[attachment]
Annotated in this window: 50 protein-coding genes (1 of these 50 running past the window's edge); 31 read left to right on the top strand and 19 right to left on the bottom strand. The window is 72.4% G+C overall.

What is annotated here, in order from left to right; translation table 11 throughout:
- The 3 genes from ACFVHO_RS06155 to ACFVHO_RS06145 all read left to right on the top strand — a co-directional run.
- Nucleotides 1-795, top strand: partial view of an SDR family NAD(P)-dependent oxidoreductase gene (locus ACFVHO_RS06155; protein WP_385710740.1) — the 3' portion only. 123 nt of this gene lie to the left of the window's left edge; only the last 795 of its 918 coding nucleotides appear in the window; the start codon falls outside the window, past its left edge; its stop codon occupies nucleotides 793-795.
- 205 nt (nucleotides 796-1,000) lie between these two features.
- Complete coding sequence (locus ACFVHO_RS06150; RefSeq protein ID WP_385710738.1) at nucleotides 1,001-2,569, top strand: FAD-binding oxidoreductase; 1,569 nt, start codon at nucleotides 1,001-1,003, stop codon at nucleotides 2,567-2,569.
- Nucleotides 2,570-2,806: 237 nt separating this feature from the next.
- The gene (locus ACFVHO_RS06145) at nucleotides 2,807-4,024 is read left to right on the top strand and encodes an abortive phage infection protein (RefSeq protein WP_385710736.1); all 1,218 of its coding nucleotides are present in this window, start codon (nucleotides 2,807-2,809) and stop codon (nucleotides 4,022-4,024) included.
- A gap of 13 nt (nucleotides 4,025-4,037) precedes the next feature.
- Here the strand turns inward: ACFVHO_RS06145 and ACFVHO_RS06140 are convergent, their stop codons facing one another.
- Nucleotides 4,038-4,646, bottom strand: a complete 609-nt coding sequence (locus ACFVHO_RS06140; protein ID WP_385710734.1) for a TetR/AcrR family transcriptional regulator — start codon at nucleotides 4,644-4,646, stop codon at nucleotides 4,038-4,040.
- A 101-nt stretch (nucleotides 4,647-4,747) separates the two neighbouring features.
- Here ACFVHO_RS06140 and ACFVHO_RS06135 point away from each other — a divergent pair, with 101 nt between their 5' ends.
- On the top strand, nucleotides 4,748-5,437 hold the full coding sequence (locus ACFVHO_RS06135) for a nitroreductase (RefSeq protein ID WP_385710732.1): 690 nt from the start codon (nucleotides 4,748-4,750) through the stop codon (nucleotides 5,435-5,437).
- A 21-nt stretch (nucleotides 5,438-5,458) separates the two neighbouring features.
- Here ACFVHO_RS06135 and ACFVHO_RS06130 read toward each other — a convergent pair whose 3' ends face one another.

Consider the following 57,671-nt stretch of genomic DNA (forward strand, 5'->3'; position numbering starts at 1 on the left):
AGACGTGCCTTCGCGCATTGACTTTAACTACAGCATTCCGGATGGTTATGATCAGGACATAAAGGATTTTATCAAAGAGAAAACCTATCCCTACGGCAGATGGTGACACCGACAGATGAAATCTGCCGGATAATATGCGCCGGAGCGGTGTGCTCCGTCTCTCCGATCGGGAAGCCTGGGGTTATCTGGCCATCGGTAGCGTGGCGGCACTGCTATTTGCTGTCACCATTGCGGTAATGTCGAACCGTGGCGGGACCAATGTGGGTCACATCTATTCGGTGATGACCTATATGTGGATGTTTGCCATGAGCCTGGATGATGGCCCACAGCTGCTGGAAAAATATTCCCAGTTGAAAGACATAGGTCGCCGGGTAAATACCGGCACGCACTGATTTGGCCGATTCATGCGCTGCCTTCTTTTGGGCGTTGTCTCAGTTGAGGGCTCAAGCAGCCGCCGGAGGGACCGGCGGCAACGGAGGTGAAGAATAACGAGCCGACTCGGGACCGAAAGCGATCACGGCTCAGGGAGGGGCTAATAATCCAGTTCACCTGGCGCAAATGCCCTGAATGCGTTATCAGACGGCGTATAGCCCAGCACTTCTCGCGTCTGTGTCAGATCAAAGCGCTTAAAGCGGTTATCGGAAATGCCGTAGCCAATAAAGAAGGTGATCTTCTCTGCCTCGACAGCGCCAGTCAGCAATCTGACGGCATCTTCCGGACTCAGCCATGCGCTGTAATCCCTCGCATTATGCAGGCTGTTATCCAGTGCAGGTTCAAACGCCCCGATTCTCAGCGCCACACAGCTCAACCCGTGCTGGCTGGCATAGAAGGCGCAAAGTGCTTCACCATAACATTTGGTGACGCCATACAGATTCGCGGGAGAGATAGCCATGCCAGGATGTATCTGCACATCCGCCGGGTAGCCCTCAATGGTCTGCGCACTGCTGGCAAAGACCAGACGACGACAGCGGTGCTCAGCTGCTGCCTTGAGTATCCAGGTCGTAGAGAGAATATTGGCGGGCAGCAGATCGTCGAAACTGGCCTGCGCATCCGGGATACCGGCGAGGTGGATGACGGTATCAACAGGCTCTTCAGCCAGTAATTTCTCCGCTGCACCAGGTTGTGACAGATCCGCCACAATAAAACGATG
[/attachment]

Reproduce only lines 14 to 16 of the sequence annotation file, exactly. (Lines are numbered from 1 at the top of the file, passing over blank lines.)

- On the top strand, nucleotides 4,748-5,437 hold the full coding sequence (locus ACFVHO_RS06135) for a nitroreductase (RefSeq protein ID WP_385710732.1): 690 nt from the start codon (nucleotides 4,748-4,750) through the stop codon (nucleotides 5,435-5,437).
- A 21-nt stretch (nucleotides 5,438-5,458) separates the two neighbouring features.
- Here ACFVHO_RS06135 and ACFVHO_RS06130 read toward each other — a convergent pair whose 3' ends face one another.